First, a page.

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Gordon Oakley Chadwick ( 1915-1980 )

Gordon Oakley Chadwick was born in New Jersey on November 1, 1915. After earning a degree in architecture from Princeton University in 1938, he continued his studies under legendary architect Frank Lloyd Wright at the Taliesin Fellowship (today, the Frank Lloyd Wright School of Architecture). In 1939, after two years as Wright’s apprentice, Chadwick was placed in charge of completing two projects, the Pope-Leighey House in Falls Church, Virginia (relocated to Alexandria, Virginia in 2001), and the Joseph Euchtman Residence in Baltimore, Maryland. During these projects, he managed the concrete work, masonry, carpentry, plumbing, and electrical with the occasional visits of Wright.Today, the Pope-Leighey House is included in the U.S. National Register of Historic Places and the Virginia Landmarks Register. Chadwick worked with Wright until 1942, when he began working with the architect R.B. O’Connor on a project to renovate the Metropolitan Museum of Art in New York.

Chadwick enlisted in the U.S. Army in June 1943 and trained with the U.S. Army Specialized Training Program. He applied for a position with the MFAA upon the recommendation of his friend, Monuments Man Pfc. Lincoln Kirstein, but did not receive an assignment until the war’s end. In September 1945 he was assigned to the MFAA as an enlisted officer with the Office of Military Government for Wurttemberg-Baden in Stuttgart, Germany. There, he worked alongside Monuments Men Lt. Robert A. Koch, Lt. Dale V. Ford, Lt. Leslie Poste, and Sgt. Harry Ettlinger. In January 1946 he attended a conference of MFAA Officers in Germany to discuss the reorganization of the MFAA under the Office of Military Government. In March of that year, he compiled a collection of photographs entitled “War Damage in Baden: A Selection of Photographs” The photo album, which was circulated across the U.S. Zone of Occupation, featured side-by-side before and after photographs of local churches, buildings, and monuments damaged by bombings.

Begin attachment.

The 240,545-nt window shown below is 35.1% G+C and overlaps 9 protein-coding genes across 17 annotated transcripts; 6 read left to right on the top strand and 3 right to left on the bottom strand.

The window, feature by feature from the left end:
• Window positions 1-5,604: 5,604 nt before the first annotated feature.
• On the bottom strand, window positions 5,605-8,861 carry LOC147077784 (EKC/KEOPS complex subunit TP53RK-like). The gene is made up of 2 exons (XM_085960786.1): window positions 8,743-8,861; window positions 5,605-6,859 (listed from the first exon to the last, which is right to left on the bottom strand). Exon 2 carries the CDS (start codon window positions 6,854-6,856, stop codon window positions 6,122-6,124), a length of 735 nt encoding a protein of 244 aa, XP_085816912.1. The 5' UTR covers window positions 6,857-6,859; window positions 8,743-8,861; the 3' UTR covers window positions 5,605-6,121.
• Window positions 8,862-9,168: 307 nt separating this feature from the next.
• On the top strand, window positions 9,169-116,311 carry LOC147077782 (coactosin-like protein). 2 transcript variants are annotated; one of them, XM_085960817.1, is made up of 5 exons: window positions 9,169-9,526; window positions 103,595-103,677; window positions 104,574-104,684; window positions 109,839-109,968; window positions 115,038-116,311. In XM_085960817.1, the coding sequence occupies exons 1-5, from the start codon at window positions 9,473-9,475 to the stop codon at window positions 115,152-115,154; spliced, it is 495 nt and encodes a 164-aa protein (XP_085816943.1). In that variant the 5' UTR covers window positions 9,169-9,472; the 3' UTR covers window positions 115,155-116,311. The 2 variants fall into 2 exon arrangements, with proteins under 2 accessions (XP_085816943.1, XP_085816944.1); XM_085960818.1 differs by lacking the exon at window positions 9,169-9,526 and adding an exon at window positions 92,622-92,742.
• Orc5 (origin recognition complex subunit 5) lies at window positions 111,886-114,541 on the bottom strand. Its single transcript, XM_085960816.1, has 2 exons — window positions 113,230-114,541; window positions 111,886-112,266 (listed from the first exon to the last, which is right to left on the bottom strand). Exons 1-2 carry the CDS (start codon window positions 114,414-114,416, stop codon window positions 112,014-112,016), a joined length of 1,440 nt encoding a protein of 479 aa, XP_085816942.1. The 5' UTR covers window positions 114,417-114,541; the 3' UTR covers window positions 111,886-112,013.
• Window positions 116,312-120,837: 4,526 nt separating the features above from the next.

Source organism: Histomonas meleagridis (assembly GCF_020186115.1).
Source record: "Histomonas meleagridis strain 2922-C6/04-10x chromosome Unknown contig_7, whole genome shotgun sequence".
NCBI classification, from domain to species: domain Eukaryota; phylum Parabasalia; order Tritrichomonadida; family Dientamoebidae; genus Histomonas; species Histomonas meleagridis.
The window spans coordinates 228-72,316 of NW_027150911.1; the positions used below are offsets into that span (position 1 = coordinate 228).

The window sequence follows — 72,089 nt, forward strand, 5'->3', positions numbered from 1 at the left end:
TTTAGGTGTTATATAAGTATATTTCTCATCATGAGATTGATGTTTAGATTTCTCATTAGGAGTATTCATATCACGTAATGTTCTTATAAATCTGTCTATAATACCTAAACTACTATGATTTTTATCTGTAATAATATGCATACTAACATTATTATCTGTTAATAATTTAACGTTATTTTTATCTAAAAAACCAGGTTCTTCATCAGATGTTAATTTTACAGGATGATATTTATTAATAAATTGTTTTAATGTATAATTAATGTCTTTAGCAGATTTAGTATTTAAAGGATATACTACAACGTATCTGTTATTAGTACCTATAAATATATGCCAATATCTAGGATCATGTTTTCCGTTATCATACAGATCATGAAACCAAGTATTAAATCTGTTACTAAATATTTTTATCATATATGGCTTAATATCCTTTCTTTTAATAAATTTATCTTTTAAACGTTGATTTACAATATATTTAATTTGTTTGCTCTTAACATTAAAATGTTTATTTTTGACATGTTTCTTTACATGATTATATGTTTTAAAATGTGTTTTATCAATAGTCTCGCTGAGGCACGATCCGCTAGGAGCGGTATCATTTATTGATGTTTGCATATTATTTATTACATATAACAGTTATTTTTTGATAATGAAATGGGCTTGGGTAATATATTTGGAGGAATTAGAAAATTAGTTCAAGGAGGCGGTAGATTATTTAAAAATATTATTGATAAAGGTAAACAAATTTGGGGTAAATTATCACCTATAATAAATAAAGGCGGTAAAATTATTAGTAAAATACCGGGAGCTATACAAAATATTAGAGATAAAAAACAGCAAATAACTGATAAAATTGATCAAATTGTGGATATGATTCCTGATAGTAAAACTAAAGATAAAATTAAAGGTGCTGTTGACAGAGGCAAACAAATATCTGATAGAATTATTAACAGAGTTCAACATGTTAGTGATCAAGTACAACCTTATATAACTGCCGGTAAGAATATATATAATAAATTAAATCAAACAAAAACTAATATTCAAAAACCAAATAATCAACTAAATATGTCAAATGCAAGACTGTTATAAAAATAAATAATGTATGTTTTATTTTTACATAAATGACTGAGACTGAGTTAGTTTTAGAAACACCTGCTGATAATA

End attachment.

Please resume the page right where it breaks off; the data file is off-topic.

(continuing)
Following his return to the United States, Chadwick resumed his career as a successful architect. He became well-known for his residential designs in Colorado, New Mexico, and Arizona. Other projects included the information center in Colonial Williamsburg and the remodeling of Barney’s department store in Lower Manhattan. In the 1950s, Chadwick shifted his focus to industrial designs. He joined George Nelson & Associates in New York, an influential industrial firm whose name was changed to Nelson & Chadwick with Chadwick’s promotion to partner in 1953. The firm completed commissions across the Northeast, including Exhibition Hall at the James Madison Memorial Library in Washington, D.C., and the James and Sarah Kirkpatrick House in Kalamazoo, Michigan. By the 1960s, the firm had grown to include more than seventy staff members.

Gordon Chadwick died in New York City in October 1980.